Tim Skelton looks at the Statoil-backed Cap-X system, designed to usher in new subsea standardisation at the NOC’s Bauge and Njord fields
In March this year Statoil submitted its 20 billion kroner (US$2.3 billion) plan for developing the new Bauge field and rebooting the existing Njord field, both located in the Norwegian Sea. Speaking on behalf of project partners that include Engie E&P, DEA Norge and Faroe Petroleum, the company said a combination of operational efficiency improvements and new technology developments had helped shape the plan.
The most critical of these would appear to be the recently developed Cap-X system, which is designed to bring standardisation to the industry and is being put into use here for the first time.
Statoil’s original expectation for Njord was that it would have been scheduled for decommissioning in 2013. But thanks to operational efficiencies brought about by, among other things, greater co-operation between project partners and with suppliers, the new plan will now extend that field’s production life until around 2040.
In order to keep it operating efficiently and profitably for a further two decades, both the existing Njord A production platform and the Njord Bravo floating storage and offloading vessel (FSO) will be upgraded in order to increase recovery rates and extract more of the remaining resources from Njord, as well as from the nearby Hyme field. Between them these two fields are estimated still to contain around 175 million recoverable boe.
Work at Njord A will also facilitate the tie-back of the new Bauge field development, which is located just four km from Hyme and some 16 km northeast of the platform. The first proven reserves at Bauge were discovered in October 2013, and its recoverable resources have since been estimated to be around 73 million boe. The field development concept includes one subsea template, two oil producers and one water injector. Tying Bauge in to Njord A will itself increase the life of Njord by three years, the project partners say.
Cap-X The development at Bauge is significant, as it will see the first deployment of Statoil’s next-generation Cap-X subsea production technology, which it claims is cheaper both to produce and to install than other systems.
The technology was originally unveiled last year at the Barents Sea Conference. It builds on well-proven concepts by putting them together in new ways. Its most notable impact will be to reduce the subsea footprint by around 75%. Conventional templates have a footprint greater than 20m by 20m, but Cap-X works on an average area of around 10m by 10m.
The Cap-X seabed foundation uses a suction anchor technology that was originally developed jointly by Statoil, Royal Dutch Shell and the Norwegian Geotechnical Institute. The anchor is made from steel, with a fibreglass housing comprising a skirt and cap fixed on top. This superstructure then forms a compact protective casing capable of housing standard subsea equipment such as Christmas tree systems.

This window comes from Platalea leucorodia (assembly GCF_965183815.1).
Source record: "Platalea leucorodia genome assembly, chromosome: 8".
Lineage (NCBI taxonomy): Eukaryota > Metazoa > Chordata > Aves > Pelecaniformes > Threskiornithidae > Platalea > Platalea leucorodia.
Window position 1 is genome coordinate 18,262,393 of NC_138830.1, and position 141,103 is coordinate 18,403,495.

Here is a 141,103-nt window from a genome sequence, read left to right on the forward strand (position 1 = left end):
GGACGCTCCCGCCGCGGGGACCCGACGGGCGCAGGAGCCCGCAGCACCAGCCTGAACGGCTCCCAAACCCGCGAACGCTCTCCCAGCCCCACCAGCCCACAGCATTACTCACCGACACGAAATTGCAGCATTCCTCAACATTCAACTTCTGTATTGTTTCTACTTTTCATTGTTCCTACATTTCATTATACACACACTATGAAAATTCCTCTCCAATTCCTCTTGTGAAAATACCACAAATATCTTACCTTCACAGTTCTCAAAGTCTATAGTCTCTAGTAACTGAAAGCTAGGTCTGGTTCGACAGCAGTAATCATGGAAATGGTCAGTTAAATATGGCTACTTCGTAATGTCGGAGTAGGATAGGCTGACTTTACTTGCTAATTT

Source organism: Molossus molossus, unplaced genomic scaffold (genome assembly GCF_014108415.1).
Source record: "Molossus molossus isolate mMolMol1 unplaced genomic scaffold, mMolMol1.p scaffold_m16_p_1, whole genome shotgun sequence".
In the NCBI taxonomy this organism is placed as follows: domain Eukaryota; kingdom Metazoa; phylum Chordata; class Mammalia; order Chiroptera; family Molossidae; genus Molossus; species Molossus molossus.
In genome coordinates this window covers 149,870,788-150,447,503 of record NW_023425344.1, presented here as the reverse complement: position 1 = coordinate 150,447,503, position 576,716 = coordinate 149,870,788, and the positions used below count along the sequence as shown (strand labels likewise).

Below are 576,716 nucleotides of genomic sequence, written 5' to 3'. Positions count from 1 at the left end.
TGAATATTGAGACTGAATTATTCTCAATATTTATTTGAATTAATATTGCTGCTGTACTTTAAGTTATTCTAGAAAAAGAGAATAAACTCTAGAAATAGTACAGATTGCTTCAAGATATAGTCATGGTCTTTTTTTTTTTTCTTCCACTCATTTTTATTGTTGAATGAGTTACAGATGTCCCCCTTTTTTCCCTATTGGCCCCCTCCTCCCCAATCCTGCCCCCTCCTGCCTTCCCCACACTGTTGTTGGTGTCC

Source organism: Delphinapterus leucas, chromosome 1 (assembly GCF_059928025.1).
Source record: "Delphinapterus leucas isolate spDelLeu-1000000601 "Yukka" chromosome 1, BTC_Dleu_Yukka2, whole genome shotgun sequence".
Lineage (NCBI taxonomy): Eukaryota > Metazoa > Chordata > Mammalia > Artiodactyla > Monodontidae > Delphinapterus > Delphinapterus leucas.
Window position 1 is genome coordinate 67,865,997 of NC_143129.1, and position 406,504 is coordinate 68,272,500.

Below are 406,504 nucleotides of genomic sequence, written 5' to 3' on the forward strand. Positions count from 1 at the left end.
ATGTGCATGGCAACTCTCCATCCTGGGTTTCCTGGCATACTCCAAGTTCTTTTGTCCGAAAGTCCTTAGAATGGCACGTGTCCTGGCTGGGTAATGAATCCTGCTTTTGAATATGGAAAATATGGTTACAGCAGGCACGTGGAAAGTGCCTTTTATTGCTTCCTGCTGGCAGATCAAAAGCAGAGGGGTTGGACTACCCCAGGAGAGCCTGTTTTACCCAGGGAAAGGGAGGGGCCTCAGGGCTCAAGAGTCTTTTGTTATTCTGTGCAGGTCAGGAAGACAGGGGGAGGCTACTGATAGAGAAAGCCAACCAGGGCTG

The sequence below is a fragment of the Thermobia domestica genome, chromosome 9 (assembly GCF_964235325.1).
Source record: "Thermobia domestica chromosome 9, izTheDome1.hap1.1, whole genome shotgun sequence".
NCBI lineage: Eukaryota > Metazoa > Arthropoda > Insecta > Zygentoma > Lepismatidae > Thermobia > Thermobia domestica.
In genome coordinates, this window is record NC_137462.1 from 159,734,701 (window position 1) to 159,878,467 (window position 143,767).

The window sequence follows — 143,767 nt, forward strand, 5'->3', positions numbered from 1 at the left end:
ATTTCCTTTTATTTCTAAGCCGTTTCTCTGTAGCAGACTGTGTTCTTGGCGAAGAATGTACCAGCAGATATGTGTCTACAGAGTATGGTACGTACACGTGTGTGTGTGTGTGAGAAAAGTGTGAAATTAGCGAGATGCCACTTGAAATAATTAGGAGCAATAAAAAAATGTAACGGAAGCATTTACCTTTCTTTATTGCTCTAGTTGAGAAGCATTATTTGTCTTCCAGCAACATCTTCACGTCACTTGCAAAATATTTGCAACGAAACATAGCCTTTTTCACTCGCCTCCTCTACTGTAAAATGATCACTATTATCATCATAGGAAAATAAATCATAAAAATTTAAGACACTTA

The casing has a streamlined square-based pyramidal shape that will, among other things, help to reduce the risk of potential damage caused by the snagging of trawler nets dragged by vessels passing on the surface.
Being only one-quarter the size of other subsea templates in current usage will enable more operations to be conducted from a mobile vessel instead of from a fixed rig, Statoil says. The longer-term plan is to use Cap-X as a practical solution for helping to commercialise potential resources in the Barents Sea, as well as in other areas that have shallow reservoirs. This initial rollout in the less harsh environment of the Norwegian Sea will help to prove its value in the field.
The new standard The ultimate goal is to bring about efficiencies, and hence improve profitability, by standardising all subsea structures. Statoil says the Cap-X housing can be produced more simply and in a shorter timeframe by many different suppliers, offering the potential for more efficient and more localised production at sites closer to the point of use. This combination of smaller size and reduced distances makes it more easily transportable, and moves much more of the installation process from rig to ship.
According to Cap-X inventor Kjell Einar Ellingsen, this will save rig days and marine installation costs, by facilitating faster operations and enabling the use of simpler vessels. The possibility of drilling single wells also allows for more flexibility in terms of seabed positioning, providing more optimal drainage of the reservoir, he told the Norwegian industry website petro.no.
Perhaps most importantly, at least as far as Statoil and its partner’s accountants will be concerned, is that the company expects Cap-X’s design to cut overall costs by as much as 30% compared to conventional subsea installations. The part-state-owned oil major has called its design the “next generation of subsea solutions,” and says it brings the oil and gas industry a step closer to the ideal – and indeed long-promised – solution of “plug in and play” equipment for the seabed.
Both the rebooted Njord and Bauge developments are scheduled to come on stream at the end of 2020, and they will bring a welcome boost to the industry in mid-Norway and on the Norwegian Continental Shelf (NCS) as a whole. The decision to go ahead with the confidence of making both fields pay marks a refreshing change from recent years when new projects in the region have been squeezed by high up-front and operational costs.
The lessons learned can also be applied to other Statoil fields, which it hopes will herald the arrival of a new era of low-cost profitability. “With new technology, project improvements and close co-operation with the partners and supply industry, we now see opportunities to create considerable value for another 20 years,” executive vice president for Technology, Projects and Drilling Margareth Øvrum said in March.